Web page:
The FCC has granted the assignment of license of KTKA-TV Topeka, Kan., from Free State Communications to PBC Broadcasting and rejected a petition to deny the deal and saying the deal was in the public interest and the applicants fully qualified to hold their licenses.
The American Cable Association had petitioned to deny the sale, saying it created a virtual triopoly that was not in the public interest, particularly by consolidating potential retrans negotiation muscle in the market.
ACA had argued that because Topeka's NBC affiliate and FOX affiliate were owned by New Vision Television, which has shared services agreements with PBC Broadcasting in Youngstown, Ohio, and Savannah, Ga., it was concerned that the sale would create a "virtual triopoly" in Topeka and "coordinate" retransmission negotiations for three of the Big four affiliates.
PBS had countered that ACA was raising broad policy issues appropriately addressed elsewhere. The FCC appeared to agree.
"ACA contends that, upon grant of the application, there is a significant likelihood that PBC will coordinate negotiation of its retransmission consent agreements with the licensee of other network-affiliated stations in the market, in contravention of the public interest," the Media Bureau said in a letter to the lawyers of the stations and ACA. "For the reasons stated below, we deny the petition and grant the application."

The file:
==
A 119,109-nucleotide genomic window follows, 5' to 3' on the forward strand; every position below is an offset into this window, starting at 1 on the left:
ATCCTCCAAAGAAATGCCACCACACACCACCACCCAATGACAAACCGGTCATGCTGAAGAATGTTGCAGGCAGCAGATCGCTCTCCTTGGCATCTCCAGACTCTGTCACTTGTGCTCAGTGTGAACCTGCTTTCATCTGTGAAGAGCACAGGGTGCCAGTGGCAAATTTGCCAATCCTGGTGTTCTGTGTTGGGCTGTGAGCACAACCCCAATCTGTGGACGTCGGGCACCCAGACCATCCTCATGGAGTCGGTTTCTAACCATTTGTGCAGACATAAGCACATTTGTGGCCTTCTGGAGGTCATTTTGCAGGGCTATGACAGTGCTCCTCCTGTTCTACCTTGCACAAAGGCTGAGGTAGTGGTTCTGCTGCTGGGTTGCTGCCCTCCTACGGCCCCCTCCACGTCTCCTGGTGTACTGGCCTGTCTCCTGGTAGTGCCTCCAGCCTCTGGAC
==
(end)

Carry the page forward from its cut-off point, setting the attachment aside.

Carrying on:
Those reasons, said the FCC, were that ACA's petition was asking it to rule on whether "the joint negotiation of retransmission consent agreements by broadcast television licensees in the same market harms cable operators by reducing their bargaining power," which it said was an issue squarely before the commission in the retransmission consent proceeding.
"We will not address here the substance of the Retransmission Consent Proceeding, and we decline to reach a decision that would effectively pre-judge the outcome of a pending rulemaking in favor of one of the parties that petitioned to commence it," said the Bureau.
ACA is a member of the American Television Alliance, a coalition of cable ops, satellite companies, telcos, and others whose petition prompted the retrans proceeding.
ACA President Matthew Polka was not happy. "That the FCC has given a government green light to a private company bent on using the public airwaves to engage in collusive behavior is an affront to all Americans, who expect the FCC to protect consumers and competition," he said in a statement. "The FCC said the deal will serve the public interest, but the FCC did not explain how the deal is in the public interest, and the buyer of the station never even provided evidence in its filings to support a public interest claim."